She asked for more in the relationship, in an attempt to dominate him  and control him more closely.  She never would do that again, because it  brought her nothing, because he was happy to fill all her desires, because  it gave him the opportunity to corrupt her, to bribe her.  She deliberately  became more erratic and eccentric; he applauded it, saying it made her more  feminine.  He was completely disarming: she never kicked him in the shins  even once.  He even dropped hints to her parents that he might convert to  Judaism.  But she saw he had no intention of doing so, that he would rather  charm rabbis and cantors and leave her only a hollow shell.  She gave  ultimatums, he accepted them all with good cheer.  It was only when he had  arranged for the two of them to go to a concert of her favourite band that  she suddenly developed the irrational idea of suddenly demanding that they  stop everything and go to her synagogue for services.  It was completely  irrational; Vanessa barely went there at all, and there were only a few  minutes before the concert began.  Naturally he refused, and so she left him  and appeared in the temple soaking wet and in tears.  She cried so hard and  so loud that the ushers requested her to leave.  She spent two absolutely  miserable days until she found out on Monday that he had already started  seeing someone else.  After that she was always a little suspicious about  pacifists.

      "'I left him.  He wasn't good for me.  What else do you have to tell  me?'  'I see a great amount of frustration in your life.  You possess...'"   Careful, now, we don't want to flatter ourselves too much, do we?  "'you  possess great gifts, but you can't use them for any good.  Nothing you do  will serve anyone any good.  Your life is marginal, and irrelevant.'   'You're being too vague, I want to know more.'  'Before the moon rises today  everything will be crystal clear to you, but it will be far too late.   Failure is inevitable, and it is senseless to resist.  Such gifts are  ultimately worthless, I have known many people who have done far better  without a trace of them.  Allow me a prayer to my many gods and to the great mother, allow me this old barbarian custom  and let me partake of this sacred rotgut.  Allow me to pick me teeth with my  holy toothpicks, there, that's so much better.'  And the fortune-teller took  out a strange lotion, which smelled and looked like moldy, putrescent fat,  and a bit like urine as well.  He eagerly started to rub it over his face,  as he took a swig of his rotgut.

      "Then, without warning, he started rubbing it on her hands.  'What are  you doing?' 'It is part of my faith.  I am commanded to smear this holy oil  on all whose palms I read.'  'But it's disgusting!'  'You are wrong, it is  actually quite common-place and it soon becomes innocuous.  See, already the  smell has dissipated, and soon the stickiness will evaporate as well.  I  must now go, for I have many other palms to read before the day is done.   Until the day when there is only the rack and the brothel!  Farewell!'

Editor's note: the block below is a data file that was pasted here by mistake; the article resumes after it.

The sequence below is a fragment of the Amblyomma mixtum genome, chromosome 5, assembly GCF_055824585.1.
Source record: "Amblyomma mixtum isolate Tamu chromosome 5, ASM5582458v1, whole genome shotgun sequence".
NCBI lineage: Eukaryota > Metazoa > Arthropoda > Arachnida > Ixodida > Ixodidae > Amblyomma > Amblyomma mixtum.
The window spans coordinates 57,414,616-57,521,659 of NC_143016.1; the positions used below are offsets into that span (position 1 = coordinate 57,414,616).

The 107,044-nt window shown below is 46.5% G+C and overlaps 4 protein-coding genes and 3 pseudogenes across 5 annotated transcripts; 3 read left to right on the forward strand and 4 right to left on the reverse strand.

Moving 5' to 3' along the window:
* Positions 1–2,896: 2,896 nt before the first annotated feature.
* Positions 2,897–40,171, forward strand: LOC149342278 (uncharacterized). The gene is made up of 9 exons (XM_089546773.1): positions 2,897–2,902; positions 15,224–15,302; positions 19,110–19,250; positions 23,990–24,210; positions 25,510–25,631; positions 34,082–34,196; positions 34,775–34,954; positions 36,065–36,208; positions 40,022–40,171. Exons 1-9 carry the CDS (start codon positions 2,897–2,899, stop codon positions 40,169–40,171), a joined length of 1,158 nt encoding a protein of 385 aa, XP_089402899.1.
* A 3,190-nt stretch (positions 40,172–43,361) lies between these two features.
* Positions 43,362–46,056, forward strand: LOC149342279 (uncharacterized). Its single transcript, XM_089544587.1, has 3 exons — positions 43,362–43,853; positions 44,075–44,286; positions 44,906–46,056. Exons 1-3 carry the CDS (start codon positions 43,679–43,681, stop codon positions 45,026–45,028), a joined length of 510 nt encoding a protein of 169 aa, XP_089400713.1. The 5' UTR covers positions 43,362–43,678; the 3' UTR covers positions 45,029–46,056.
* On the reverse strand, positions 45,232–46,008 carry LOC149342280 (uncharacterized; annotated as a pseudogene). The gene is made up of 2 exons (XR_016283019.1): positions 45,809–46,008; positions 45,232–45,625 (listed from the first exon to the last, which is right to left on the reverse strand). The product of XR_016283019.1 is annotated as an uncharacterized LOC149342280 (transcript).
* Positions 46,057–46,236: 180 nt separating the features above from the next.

"And then he left, and she decided to keep walking the streets of  Marseilles.  It was already past mid-afternoon and as she walked past the  busy cafes and newsstands she realized she could no longer smell the lotion.  She laughed, and pirouetted down a side  street, she started to clap and to whistle and it was only when she was far  from the cafes did she notice that a child was watching her.

      "The child was a small beggar girl.  She was pale, but she had not  been maimed by her parents in order to attract more sympathy.  She was still  dressed in ragged clothes and there was dirt all over her.  But she was  looking at her, not asking for any money.  And then there was another small  little girl, followed by a little boy, just as poor and as dirty as the  first one.  'I didn't know there were beggars in Marseilles.'  The children  smiled innocently, they were still small enough not to be cursed with the  knowledge of what was to come.  And more beggar children appeared to join  them, and still more.  They barely talked, they just muttered a little, and  shifted their weight from foot to foot.  Occasionally one of them began to  cry, and she wished she had some sort of handkerchief to wipe away their  tears.  And still more children came up, and still more, until there were so  many in front of her it seemed that there were more beggar children than  they were people in Marseilles.

      "'This is so strange.  Is Marseilles not a rich and wealthy city full  of humane and decent people?  How can there be so many of you?'"  Well, come  to to think of it, there was some kind of big Socialist corruption scandal  there sometime in the past decade.  And wasn't Le Pen increasing in  influence there?  Anyway, what happens next?  So far you don't look too much  like a plaster saint.  "She only had traveler's cheques, and not nearly  enough of them to give to all the children.  Her only spare change had been  given to the fortune-teller and to the some of the shops she had stopped by.    'I wish I could give you something, but I don't have anything.'  All she  could do was ruefully pat the children on the head.